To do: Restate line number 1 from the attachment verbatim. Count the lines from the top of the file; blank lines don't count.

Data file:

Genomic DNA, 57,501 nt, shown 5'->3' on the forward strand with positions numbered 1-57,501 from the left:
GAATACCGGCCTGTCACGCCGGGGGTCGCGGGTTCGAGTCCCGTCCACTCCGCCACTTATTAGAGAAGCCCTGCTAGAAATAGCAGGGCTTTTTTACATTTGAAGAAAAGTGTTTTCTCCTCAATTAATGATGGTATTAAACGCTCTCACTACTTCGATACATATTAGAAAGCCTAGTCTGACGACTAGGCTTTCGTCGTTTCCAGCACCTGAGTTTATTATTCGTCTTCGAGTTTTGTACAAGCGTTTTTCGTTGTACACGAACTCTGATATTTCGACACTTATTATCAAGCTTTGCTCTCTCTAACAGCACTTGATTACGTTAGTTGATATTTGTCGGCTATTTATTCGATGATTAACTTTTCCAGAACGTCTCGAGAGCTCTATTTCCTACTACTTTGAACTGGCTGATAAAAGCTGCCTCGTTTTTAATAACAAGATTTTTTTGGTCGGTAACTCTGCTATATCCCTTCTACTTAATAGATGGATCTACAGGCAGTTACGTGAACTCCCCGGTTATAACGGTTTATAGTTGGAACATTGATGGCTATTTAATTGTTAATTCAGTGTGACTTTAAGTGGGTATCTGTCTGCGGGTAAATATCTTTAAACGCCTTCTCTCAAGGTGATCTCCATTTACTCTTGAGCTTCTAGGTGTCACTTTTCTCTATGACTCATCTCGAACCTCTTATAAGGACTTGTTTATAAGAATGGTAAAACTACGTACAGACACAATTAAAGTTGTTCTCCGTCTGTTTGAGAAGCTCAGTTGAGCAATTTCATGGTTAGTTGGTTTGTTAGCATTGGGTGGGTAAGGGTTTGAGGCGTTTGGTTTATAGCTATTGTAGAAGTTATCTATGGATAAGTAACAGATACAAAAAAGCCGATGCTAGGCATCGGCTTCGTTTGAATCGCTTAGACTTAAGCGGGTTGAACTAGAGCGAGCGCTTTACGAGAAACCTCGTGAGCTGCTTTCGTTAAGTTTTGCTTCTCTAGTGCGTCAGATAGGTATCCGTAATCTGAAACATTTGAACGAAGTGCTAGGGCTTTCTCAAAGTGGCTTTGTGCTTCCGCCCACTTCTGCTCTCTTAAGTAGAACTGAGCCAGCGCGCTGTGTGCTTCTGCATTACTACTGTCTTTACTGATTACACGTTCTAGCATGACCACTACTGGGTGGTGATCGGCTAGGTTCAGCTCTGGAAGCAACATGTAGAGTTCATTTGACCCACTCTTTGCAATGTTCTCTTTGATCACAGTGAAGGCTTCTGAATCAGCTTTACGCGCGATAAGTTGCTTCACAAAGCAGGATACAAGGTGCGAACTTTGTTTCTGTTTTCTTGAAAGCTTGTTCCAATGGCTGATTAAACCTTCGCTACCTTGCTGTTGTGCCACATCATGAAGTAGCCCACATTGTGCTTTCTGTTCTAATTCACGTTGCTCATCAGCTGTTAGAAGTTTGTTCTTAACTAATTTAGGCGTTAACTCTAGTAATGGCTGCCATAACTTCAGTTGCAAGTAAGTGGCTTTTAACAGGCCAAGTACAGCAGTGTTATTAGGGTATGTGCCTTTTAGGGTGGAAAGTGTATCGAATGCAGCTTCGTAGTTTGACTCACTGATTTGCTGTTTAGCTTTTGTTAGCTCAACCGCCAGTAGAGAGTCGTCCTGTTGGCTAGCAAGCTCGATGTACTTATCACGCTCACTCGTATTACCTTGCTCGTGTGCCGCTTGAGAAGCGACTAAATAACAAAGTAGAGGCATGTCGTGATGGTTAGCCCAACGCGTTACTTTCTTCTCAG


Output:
Genomic DNA, 57,501 nt, shown 5'->3' on the forward strand with positions numbered 1-57,501 from the left: